Fire Stories

Fire stories from the national parks highlight events, incidents, and the like, associated with fire and fuels management, as well as fire education, technology, partnerships, and more. Stories highlight work related to Department of the Interior initiatives as well as local and regional initiatives.

Planting acorns for tanoak resistance study.

Acorns being planted for tanoak resistance study (USFS).

Research Improves Understanding of Critical Forest Health Problem

Point Reyes National Seashore, California
Department of the Interior story, Accountability*

Research partnerships are proving essential for Point Reyes National Seashore to better understand the effects of Sudden Oak Death in different ecosystems. This includes monitoring changes in fuels and forest structure as well as studying tanoak resistance with partners from the University of California Berkeley and the USDA Pacific Southwest Research Station. In 2007, Sudden Oak Death was estimated to be affecting approximately 64% of redwood forests, 45% of coast live oak forests and 24% of Douglas-fir forests in the park. Tanoak, the tree most heavily impacted by this disease is found in all of these forest types. Increasing tanoak mortality is almost certain to cause changes in species composition and fuel loads. Tanoak acorns are an important part of the food chain which if removed from the ecosystem could have many impacts on wildlife including species already threatened such as the Northern Spotted Owl. Managers cannot effectively respond to this epidemic without more research and monitoring.

Reasearching Sudden Oak Death

Fire ecologist Alison Forrestel researching Sudden Oak Death in redwood forest (NPS).

Long Term Monitoring. The first phase of a long term monitoring study has shown that Sudden Oak Death at Point Reyes National Seashore progressed more quickly in Douglas-fir forests than in redwood forests between 2007 and 2009. However, the Douglas-fir forests had more diversity of hardwoods suggesting the ecological effects may not be as severe. Tree regeneration in forest openings created by Sudden Oak Death is dominated by resprouting tanoak, bay and redwood. So far, there is no evidence of invasive plants moving into these areas. Fuel loads were higher in diseased areas in both forest types. The long term monitoring plots will be read again in 2011 by the fire effects crew for the San Francisco Bay Area National Parks.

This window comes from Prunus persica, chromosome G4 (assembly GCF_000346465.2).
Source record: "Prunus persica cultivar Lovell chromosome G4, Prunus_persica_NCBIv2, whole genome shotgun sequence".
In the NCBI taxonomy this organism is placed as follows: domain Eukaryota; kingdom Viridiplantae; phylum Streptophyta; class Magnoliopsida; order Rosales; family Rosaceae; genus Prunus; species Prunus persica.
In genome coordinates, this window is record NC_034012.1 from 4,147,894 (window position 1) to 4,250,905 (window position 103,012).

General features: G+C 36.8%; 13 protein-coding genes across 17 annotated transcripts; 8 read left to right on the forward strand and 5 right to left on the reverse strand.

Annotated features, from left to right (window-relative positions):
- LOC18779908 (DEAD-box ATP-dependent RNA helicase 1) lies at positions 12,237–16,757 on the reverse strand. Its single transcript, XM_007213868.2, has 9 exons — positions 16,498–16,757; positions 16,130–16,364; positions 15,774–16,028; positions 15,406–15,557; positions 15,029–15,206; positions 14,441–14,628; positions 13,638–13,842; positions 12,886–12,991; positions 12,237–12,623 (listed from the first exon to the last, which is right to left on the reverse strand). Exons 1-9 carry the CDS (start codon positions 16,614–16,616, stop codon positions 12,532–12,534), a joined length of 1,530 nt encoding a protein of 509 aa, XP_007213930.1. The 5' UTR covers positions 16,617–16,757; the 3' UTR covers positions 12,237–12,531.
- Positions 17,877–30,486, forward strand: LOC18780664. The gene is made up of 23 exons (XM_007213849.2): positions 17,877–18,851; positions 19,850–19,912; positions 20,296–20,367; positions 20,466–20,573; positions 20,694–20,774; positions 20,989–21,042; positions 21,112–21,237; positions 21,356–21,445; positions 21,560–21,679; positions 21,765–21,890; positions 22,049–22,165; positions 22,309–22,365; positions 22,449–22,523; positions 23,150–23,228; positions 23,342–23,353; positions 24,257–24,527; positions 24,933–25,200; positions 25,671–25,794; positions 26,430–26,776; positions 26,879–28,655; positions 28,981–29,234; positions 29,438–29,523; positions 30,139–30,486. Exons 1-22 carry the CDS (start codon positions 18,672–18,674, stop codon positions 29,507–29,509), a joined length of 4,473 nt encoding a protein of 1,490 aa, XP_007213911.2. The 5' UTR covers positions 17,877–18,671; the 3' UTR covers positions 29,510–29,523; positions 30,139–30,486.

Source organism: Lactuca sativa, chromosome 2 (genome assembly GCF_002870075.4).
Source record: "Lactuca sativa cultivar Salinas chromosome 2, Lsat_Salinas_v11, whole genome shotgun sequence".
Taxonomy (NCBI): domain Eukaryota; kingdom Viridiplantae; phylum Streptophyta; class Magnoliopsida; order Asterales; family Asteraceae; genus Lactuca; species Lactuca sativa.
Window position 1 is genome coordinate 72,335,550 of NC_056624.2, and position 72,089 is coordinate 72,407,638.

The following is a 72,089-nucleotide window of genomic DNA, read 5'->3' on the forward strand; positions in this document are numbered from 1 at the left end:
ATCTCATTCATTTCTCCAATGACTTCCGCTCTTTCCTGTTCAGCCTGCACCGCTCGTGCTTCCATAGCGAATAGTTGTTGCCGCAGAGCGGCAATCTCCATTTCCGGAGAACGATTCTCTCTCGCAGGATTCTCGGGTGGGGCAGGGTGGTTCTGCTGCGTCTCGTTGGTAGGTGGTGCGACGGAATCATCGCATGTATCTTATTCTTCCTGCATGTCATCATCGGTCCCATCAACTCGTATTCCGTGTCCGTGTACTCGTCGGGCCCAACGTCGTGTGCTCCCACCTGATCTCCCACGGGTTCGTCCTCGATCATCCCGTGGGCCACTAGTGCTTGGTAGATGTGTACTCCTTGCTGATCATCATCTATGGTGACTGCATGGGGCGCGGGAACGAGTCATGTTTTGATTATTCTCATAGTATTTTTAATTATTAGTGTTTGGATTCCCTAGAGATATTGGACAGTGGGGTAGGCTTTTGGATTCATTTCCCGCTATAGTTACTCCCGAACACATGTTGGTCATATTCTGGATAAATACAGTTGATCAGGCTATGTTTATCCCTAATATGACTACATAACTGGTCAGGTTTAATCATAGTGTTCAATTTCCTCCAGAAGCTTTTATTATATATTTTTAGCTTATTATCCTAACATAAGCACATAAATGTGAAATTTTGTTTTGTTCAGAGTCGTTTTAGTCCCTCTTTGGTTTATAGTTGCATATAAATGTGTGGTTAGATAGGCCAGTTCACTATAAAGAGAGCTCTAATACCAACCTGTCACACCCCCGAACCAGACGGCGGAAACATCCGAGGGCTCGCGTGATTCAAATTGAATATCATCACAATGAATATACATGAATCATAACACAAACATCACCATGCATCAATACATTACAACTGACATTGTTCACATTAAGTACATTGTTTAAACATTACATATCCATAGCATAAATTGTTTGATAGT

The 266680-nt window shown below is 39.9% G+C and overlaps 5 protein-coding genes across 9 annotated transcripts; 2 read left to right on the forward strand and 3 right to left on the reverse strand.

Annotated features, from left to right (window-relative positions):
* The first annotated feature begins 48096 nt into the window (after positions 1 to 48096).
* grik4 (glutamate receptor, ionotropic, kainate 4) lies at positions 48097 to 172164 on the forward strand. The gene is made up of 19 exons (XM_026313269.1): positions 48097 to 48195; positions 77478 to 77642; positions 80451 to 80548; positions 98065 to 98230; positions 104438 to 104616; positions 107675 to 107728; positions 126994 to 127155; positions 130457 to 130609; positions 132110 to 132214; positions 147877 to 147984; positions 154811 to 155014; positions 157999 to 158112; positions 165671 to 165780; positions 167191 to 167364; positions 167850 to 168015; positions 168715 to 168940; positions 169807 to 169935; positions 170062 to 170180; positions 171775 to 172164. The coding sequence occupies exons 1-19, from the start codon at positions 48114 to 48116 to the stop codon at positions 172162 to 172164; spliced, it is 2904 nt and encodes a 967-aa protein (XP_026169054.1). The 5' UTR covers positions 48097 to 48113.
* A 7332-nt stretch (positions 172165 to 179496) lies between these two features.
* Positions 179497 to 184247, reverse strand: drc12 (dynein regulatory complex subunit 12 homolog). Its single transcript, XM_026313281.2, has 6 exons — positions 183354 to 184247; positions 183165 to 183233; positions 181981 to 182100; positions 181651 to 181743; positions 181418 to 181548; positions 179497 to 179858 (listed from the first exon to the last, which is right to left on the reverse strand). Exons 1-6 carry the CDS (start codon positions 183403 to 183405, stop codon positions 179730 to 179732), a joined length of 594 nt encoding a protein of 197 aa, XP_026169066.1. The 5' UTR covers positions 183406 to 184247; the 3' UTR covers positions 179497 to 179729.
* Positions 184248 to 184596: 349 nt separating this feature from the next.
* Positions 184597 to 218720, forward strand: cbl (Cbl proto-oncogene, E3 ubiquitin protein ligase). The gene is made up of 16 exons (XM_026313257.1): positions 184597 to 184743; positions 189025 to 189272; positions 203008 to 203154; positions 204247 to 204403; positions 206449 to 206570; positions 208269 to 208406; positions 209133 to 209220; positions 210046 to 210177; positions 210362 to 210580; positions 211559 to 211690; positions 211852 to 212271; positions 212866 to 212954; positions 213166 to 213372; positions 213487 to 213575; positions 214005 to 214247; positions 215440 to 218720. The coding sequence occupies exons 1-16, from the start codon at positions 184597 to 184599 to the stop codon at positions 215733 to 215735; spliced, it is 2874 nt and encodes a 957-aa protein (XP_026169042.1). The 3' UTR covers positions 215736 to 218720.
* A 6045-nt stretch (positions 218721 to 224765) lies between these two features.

Redwood Forest Fuels. The potential for greater impacts in the redwood forest led to a fuels study on Marin Municipal Water District lands adjacent to Point Reyes National Seashore. This work indicated clear patterns of increased fine and large fuel loads associated with increased Sudden Oak Death (SOD) as well as potential for greater fire intensity and more passive crown fire than in healthy forests. Increased fire intensity in SOD infected redwood forest was observed by firefighters during the 2008 Basin Fire near Big Sur. Muir Woods National Monument and Redwood National Park also have significant redwood forest resources which are threatened by Sudden Oak Death.

Collapsing trees to increase woody fuels.

Collapsing trees increase down woody fuels in forests infected by Sudden Oak Death (NPS).

Tanoak Resistance. In September 2008, San Francisco Bay Area National Parks staff collected tanoak acorns from Point Reyes for a tanoak resistance project. Approximately 70 acorns were collected from each of 20 tanoaks that were still thriving in areas where other tanoaks have died from the disease. This is part of a large study which seeks to learn whether some tanoaks are resistant to the disease. If so, they could be used to propagate disease resistant trees for restoration. Acorns from sites ranging from central California to southern Oregon are being germinated and grown into young trees which are then intentionally infected with the disease hoping to find survivors.

Contact: Jennifer Chapman, Fire Communication and Education Specialist
Phone: (415) 464-5133

*This story supports the Department of the Interior initiatives.